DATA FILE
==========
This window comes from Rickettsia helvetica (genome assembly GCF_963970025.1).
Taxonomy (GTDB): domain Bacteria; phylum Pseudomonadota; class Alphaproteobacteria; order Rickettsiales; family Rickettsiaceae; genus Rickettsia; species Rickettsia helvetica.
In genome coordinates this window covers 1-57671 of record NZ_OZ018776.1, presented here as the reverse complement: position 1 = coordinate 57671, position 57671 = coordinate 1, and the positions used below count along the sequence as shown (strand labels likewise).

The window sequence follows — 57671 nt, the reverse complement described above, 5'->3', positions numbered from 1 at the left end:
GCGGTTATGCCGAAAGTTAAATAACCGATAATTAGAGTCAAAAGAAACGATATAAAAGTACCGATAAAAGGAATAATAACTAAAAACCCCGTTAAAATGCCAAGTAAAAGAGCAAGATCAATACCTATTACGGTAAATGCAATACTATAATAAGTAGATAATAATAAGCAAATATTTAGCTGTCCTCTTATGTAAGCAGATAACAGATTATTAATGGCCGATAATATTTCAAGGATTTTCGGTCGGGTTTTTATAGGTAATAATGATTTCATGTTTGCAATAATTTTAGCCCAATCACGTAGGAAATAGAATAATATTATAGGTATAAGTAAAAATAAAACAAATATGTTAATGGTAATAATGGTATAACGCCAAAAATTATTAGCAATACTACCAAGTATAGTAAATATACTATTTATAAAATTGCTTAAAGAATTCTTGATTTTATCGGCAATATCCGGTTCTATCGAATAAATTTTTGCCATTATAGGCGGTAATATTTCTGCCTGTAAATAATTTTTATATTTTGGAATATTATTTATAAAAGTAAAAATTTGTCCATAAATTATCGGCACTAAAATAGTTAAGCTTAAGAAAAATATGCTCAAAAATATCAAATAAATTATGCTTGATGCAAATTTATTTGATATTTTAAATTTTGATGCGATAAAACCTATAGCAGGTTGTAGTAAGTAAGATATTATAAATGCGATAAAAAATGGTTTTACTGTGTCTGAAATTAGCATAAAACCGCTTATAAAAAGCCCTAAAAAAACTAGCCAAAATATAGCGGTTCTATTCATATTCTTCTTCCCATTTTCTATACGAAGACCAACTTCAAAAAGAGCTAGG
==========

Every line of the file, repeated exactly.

This window comes from Rickettsia helvetica (genome assembly GCF_963970025.1).
Taxonomy (GTDB): domain Bacteria; phylum Pseudomonadota; class Alphaproteobacteria; order Rickettsiales; family Rickettsiaceae; genus Rickettsia; species Rickettsia helvetica.
In genome coordinates this window covers 1-57671 of record NZ_OZ018776.1, presented here as the reverse complement: position 1 = coordinate 57671, position 57671 = coordinate 1, and the positions used below count along the sequence as shown (strand labels likewise).

The window sequence follows — 57671 nt, the reverse complement described above, 5'->3', positions numbered from 1 at the left end:
GCGGTTATGCCGAAAGTTAAATAACCGATAATTAGAGTCAAAAGAAACGATATAAAAGTACCGATAAAAGGAATAATAACTAAAAACCCCGTTAAAATGCCAAGTAAAAGAGCAAGATCAATACCTATTACGGTAAATGCAATACTATAATAAGTAGATAATAATAAGCAAATATTTAGCTGTCCTCTTATGTAAGCAGATAACAGATTATTAATGGCCGATAATATTTCAAGGATTTTCGGTCGGGTTTTTATAGGTAATAATGATTTCATGTTTGCAATAATTTTAGCCCAATCACGTAGGAAATAGAATAATATTATAGGTATAAGTAAAAATAAAACAAATATGTTAATGGTAATAATGGTATAACGCCAAAAATTATTAGCAATACTACCAAGTATAGTAAATATACTATTTATAAAATTGCTTAAAGAATTCTTGATTTTATCGGCAATATCCGGTTCTATCGAATAAATTTTTGCCATTATAGGCGGTAATATTTCTGCCTGTAAATAATTTTTATATTTTGGAATATTATTTATAAAAGTAAAAATTTGTCCATAAATTATCGGCACTAAAATAGTTAAGCTTAAGAAAAATATGCTCAAAAATATCAAATAAATTATGCTTGATGCAAATTTATTTGATATTTTAAATTTTGATGCGATAAAACCTATAGCAGGTTGTAGTAAGTAAGATATTATAAATGCGATAAAAAATGGTTTTACTGTGTCTGAAATTAGCATAAAACCGCTTATAAAAAGCCCTAAAAAAACTAGCCAAAATATAGCGGTTCTATTCATATTCTTCTTCCCATTTTCTATACGAAGACCAACTTCAAAAAGAGCTAGG